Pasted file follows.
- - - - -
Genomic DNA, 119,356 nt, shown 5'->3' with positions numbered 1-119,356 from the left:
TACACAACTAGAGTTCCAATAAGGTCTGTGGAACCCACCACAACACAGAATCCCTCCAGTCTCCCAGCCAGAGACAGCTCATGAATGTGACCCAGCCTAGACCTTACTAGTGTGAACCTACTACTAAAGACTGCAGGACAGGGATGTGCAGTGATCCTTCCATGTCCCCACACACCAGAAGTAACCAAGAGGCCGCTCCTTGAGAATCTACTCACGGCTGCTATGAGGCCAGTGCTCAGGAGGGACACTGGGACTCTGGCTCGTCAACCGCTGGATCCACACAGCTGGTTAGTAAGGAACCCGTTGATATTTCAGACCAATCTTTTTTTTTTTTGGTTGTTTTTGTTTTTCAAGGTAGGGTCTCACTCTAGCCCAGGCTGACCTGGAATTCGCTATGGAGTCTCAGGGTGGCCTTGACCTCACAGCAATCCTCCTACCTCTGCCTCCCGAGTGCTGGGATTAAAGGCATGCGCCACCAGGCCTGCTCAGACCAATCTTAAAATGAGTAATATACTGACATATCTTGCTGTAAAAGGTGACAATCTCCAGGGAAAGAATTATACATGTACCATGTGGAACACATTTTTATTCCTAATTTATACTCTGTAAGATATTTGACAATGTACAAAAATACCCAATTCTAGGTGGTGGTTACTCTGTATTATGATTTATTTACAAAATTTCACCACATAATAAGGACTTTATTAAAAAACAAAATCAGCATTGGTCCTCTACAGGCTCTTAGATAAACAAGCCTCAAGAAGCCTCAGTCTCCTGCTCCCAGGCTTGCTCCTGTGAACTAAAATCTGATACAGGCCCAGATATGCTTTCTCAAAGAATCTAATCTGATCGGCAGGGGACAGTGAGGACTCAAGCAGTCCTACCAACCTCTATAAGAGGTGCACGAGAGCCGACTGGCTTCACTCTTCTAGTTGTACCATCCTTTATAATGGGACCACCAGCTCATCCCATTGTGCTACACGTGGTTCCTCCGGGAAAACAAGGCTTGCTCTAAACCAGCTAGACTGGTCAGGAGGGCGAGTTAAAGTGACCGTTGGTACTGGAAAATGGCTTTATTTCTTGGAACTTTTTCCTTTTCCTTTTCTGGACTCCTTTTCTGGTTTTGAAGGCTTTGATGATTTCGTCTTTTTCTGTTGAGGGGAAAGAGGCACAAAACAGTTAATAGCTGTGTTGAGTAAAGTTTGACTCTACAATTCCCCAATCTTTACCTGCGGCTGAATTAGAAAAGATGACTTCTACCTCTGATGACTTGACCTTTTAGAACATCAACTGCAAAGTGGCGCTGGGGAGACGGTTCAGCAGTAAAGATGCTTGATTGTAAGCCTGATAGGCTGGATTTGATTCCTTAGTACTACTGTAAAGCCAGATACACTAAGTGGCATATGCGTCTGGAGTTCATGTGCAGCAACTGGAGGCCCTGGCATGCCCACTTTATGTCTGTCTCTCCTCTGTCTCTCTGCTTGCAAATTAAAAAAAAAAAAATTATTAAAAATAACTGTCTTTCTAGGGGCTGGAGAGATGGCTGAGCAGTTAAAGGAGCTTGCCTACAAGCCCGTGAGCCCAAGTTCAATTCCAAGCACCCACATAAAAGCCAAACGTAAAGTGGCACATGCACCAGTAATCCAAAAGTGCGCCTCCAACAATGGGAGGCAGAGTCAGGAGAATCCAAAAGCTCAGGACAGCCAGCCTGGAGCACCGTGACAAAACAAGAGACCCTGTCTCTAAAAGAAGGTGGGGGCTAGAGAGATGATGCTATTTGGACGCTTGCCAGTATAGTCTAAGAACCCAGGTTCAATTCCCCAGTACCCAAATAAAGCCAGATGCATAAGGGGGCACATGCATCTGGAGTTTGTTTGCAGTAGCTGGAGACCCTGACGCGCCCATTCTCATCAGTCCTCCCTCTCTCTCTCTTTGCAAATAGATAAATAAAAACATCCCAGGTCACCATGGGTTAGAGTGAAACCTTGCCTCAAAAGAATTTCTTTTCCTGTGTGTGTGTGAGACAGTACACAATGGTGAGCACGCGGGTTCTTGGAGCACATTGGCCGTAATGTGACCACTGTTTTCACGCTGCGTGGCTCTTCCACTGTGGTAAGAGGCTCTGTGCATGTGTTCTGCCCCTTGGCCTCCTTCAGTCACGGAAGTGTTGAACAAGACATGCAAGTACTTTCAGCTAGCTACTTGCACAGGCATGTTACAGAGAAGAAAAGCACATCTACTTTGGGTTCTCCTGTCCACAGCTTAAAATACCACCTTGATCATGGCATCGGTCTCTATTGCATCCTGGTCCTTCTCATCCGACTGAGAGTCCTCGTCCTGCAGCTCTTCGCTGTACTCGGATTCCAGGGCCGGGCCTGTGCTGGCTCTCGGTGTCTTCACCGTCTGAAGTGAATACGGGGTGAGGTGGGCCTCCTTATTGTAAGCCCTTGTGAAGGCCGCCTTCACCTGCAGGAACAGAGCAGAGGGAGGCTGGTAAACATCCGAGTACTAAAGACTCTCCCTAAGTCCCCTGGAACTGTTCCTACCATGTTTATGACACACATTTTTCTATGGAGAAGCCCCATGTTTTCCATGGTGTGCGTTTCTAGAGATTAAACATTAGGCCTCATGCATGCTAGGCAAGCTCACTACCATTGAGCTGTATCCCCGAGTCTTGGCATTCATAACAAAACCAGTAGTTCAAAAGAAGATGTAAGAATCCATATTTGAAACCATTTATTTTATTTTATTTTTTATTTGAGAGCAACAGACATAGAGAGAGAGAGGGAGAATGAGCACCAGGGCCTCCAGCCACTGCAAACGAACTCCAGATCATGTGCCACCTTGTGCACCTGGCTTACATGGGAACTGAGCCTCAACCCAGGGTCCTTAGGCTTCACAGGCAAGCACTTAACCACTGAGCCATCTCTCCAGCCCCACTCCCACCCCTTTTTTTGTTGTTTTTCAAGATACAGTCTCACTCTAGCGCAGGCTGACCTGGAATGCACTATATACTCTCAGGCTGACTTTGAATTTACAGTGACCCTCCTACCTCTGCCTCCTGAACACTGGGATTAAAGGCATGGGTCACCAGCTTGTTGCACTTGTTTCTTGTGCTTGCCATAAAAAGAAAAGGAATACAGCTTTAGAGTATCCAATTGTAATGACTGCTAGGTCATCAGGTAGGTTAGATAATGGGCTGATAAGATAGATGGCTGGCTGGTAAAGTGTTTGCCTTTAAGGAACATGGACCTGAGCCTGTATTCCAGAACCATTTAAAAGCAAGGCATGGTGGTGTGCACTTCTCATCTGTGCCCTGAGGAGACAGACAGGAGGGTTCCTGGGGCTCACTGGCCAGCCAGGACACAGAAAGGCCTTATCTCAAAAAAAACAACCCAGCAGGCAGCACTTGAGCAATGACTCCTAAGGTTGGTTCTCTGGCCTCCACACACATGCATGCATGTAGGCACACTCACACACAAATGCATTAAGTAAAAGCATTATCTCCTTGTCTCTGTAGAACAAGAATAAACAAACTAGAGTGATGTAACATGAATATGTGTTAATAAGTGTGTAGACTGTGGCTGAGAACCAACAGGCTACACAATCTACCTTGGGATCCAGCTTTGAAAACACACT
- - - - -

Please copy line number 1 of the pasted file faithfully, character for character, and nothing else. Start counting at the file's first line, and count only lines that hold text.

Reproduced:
Genomic DNA, 119,356 nt, shown 5'->3' with positions numbered 1-119,356 from the left: